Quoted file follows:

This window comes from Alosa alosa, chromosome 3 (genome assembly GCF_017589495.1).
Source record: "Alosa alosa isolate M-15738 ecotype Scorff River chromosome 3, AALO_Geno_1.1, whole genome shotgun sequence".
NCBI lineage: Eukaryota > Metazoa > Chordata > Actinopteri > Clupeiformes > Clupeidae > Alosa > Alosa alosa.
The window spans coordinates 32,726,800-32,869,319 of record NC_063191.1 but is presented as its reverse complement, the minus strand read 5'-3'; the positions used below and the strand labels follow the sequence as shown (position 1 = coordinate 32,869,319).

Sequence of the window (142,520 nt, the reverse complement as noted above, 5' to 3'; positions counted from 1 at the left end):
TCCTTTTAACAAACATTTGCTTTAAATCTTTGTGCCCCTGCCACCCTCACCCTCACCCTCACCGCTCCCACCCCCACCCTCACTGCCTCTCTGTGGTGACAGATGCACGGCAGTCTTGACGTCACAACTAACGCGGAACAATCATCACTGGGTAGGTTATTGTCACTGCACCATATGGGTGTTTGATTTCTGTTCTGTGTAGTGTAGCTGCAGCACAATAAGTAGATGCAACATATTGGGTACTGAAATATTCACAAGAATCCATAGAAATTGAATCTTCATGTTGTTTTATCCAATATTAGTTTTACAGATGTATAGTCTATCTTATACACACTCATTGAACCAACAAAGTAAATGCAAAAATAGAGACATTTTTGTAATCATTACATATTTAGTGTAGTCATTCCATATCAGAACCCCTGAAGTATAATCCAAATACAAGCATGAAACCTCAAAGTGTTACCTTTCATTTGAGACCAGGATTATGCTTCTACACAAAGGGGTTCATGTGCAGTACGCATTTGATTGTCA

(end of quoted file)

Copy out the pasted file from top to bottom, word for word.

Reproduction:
This window comes from Alosa alosa, chromosome 3 (genome assembly GCF_017589495.1).
Source record: "Alosa alosa isolate M-15738 ecotype Scorff River chromosome 3, AALO_Geno_1.1, whole genome shotgun sequence".
NCBI lineage: Eukaryota > Metazoa > Chordata > Actinopteri > Clupeiformes > Clupeidae > Alosa > Alosa alosa.
The window spans coordinates 32,726,800-32,869,319 of record NC_063191.1 but is presented as its reverse complement, the minus strand read 5'-3'; the positions used below and the strand labels follow the sequence as shown (position 1 = coordinate 32,869,319).

Sequence of the window (142,520 nt, the reverse complement as noted above, 5' to 3'; positions counted from 1 at the left end):
TCCTTTTAACAAACATTTGCTTTAAATCTTTGTGCCCCTGCCACCCTCACCCTCACCCTCACCGCTCCCACCCCCACCCTCACTGCCTCTCTGTGGTGACAGATGCACGGCAGTCTTGACGTCACAACTAACGCGGAACAATCATCACTGGGTAGGTTATTGTCACTGCACCATATGGGTGTTTGATTTCTGTTCTGTGTAGTGTAGCTGCAGCACAATAAGTAGATGCAACATATTGGGTACTGAAATATTCACAAGAATCCATAGAAATTGAATCTTCATGTTGTTTTATCCAATATTAGTTTTACAGATGTATAGTCTATCTTATACACACTCATTGAACCAACAAAGTAAATGCAAAAATAGAGACATTTTTGTAATCATTACATATTTAGTGTAGTCATTCCATATCAGAACCCCTGAAGTATAATCCAAATACAAGCATGAAACCTCAAAGTGTTACCTTTCATTTGAGACCAGGATTATGCTTCTACACAAAGGGGTTCATGTGCAGTACGCATTTGATTGTCA